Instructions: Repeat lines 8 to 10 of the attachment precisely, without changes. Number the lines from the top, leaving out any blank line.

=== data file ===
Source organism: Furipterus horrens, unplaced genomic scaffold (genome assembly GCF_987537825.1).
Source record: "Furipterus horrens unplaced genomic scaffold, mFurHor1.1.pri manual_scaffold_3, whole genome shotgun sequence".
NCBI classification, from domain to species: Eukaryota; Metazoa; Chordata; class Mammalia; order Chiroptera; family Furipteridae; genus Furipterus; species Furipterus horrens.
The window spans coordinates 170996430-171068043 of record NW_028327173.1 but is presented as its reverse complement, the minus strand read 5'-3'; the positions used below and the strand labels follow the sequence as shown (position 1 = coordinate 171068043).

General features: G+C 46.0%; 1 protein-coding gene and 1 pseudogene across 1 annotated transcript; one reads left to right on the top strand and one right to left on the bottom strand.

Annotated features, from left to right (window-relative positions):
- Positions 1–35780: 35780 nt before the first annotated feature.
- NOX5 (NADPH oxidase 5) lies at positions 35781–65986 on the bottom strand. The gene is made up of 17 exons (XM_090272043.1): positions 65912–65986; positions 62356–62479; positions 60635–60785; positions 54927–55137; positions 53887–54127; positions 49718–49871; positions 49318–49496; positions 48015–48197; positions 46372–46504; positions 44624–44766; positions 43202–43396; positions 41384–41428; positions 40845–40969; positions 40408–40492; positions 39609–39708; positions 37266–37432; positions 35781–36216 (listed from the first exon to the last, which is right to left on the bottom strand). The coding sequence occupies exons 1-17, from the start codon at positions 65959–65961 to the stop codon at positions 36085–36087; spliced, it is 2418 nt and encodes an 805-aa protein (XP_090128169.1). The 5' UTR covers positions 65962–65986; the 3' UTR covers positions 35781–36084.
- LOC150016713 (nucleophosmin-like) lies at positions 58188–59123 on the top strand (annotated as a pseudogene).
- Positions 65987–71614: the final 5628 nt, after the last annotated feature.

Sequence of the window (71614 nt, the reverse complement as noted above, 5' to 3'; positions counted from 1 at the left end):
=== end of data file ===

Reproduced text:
- NOX5 (NADPH oxidase 5) lies at positions 35781–65986 on the bottom strand. The gene is made up of 17 exons (XM_090272043.1): positions 65912–65986; positions 62356–62479; positions 60635–60785; positions 54927–55137; positions 53887–54127; positions 49718–49871; positions 49318–49496; positions 48015–48197; positions 46372–46504; positions 44624–44766; positions 43202–43396; positions 41384–41428; positions 40845–40969; positions 40408–40492; positions 39609–39708; positions 37266–37432; positions 35781–36216 (listed from the first exon to the last, which is right to left on the bottom strand). The coding sequence occupies exons 1-17, from the start codon at positions 65959–65961 to the stop codon at positions 36085–36087; spliced, it is 2418 nt and encodes an 805-aa protein (XP_090128169.1). The 5' UTR covers positions 65962–65986; the 3' UTR covers positions 35781–36084.
- LOC150016713 (nucleophosmin-like) lies at positions 58188–59123 on the top strand (annotated as a pseudogene).
- Positions 65987–71614: the final 5628 nt, after the last annotated feature.